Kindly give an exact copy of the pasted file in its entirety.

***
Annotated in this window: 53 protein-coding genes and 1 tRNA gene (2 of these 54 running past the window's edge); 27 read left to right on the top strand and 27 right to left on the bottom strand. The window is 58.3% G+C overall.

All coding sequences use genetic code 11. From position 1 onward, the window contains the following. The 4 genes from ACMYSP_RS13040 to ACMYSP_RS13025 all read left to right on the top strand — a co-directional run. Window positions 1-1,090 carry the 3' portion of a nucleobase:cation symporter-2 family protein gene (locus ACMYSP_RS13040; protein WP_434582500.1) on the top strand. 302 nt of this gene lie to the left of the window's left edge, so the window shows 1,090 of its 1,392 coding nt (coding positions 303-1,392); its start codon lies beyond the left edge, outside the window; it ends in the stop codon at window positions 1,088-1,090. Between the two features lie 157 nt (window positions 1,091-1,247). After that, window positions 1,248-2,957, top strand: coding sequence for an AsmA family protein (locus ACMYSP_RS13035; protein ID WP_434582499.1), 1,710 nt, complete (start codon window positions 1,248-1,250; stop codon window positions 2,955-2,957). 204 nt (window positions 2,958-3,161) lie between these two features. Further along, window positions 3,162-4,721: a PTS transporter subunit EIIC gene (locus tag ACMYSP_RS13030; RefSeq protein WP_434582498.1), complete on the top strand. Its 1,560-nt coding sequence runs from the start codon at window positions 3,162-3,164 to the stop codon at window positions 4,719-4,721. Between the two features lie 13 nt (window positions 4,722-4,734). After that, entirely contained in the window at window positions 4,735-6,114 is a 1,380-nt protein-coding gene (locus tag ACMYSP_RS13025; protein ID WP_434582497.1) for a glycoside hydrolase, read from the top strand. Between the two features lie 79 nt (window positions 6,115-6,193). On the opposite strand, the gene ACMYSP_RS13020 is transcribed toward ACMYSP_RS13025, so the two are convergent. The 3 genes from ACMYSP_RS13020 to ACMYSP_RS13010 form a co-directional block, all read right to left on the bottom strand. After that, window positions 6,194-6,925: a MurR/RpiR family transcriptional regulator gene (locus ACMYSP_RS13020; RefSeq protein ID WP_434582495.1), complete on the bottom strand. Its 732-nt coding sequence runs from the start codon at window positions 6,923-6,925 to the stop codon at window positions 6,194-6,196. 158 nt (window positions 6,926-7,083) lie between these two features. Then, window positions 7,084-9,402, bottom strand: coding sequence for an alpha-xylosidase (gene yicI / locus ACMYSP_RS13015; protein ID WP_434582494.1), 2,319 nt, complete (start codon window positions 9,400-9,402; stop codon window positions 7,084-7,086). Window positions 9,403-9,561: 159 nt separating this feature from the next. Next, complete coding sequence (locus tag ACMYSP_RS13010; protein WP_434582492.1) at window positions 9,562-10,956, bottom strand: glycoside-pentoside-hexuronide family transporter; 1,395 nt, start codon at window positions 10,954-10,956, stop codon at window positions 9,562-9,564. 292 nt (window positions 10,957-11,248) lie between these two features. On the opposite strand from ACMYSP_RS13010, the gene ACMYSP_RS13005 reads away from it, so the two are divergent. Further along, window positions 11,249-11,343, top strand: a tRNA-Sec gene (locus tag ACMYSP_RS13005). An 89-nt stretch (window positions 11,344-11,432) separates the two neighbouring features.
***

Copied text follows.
Annotated in this window: 53 protein-coding genes and 1 tRNA gene (2 of these 54 running past the window's edge); 27 read left to right on the top strand and 27 right to left on the bottom strand. The window is 58.3% G+C overall.

All coding sequences use genetic code 11. From position 1 onward, the window contains the following. The 4 genes from ACMYSP_RS13040 to ACMYSP_RS13025 all read left to right on the top strand — a co-directional run. Window positions 1-1,090 carry the 3' portion of a nucleobase:cation symporter-2 family protein gene (locus ACMYSP_RS13040; protein WP_434582500.1) on the top strand. 302 nt of this gene lie to the left of the window's left edge, so the window shows 1,090 of its 1,392 coding nt (coding positions 303-1,392); its start codon lies beyond the left edge, outside the window; it ends in the stop codon at window positions 1,088-1,090. Between the two features lie 157 nt (window positions 1,091-1,247). After that, window positions 1,248-2,957, top strand: coding sequence for an AsmA family protein (locus ACMYSP_RS13035; protein ID WP_434582499.1), 1,710 nt, complete (start codon window positions 1,248-1,250; stop codon window positions 2,955-2,957). 204 nt (window positions 2,958-3,161) lie between these two features. Further along, window positions 3,162-4,721: a PTS transporter subunit EIIC gene (locus tag ACMYSP_RS13030; RefSeq protein WP_434582498.1), complete on the top strand. Its 1,560-nt coding sequence runs from the start codon at window positions 3,162-3,164 to the stop codon at window positions 4,719-4,721. Between the two features lie 13 nt (window positions 4,722-4,734). After that, entirely contained in the window at window positions 4,735-6,114 is a 1,380-nt protein-coding gene (locus tag ACMYSP_RS13025; protein ID WP_434582497.1) for a glycoside hydrolase, read from the top strand. Between the two features lie 79 nt (window positions 6,115-6,193). On the opposite strand, the gene ACMYSP_RS13020 is transcribed toward ACMYSP_RS13025, so the two are convergent. The 3 genes from ACMYSP_RS13020 to ACMYSP_RS13010 form a co-directional block, all read right to left on the bottom strand. After that, window positions 6,194-6,925: a MurR/RpiR family transcriptional regulator gene (locus ACMYSP_RS13020; RefSeq protein ID WP_434582495.1), complete on the bottom strand. Its 732-nt coding sequence runs from the start codon at window positions 6,923-6,925 to the stop codon at window positions 6,194-6,196. 158 nt (window positions 6,926-7,083) lie between these two features. Then, window positions 7,084-9,402, bottom strand: coding sequence for an alpha-xylosidase (gene yicI / locus ACMYSP_RS13015; protein ID WP_434582494.1), 2,319 nt, complete (start codon window positions 9,400-9,402; stop codon window positions 7,084-7,086). Window positions 9,403-9,561: 159 nt separating this feature from the next. Next, complete coding sequence (locus tag ACMYSP_RS13010; protein WP_434582492.1) at window positions 9,562-10,956, bottom strand: glycoside-pentoside-hexuronide family transporter; 1,395 nt, start codon at window positions 10,954-10,956, stop codon at window positions 9,562-9,564. 292 nt (window positions 10,957-11,248) lie between these two features. On the opposite strand from ACMYSP_RS13010, the gene ACMYSP_RS13005 reads away from it, so the two are divergent. Further along, window positions 11,249-11,343, top strand: a tRNA-Sec gene (locus tag ACMYSP_RS13005). An 89-nt stretch (window positions 11,344-11,432) separates the two neighbouring features.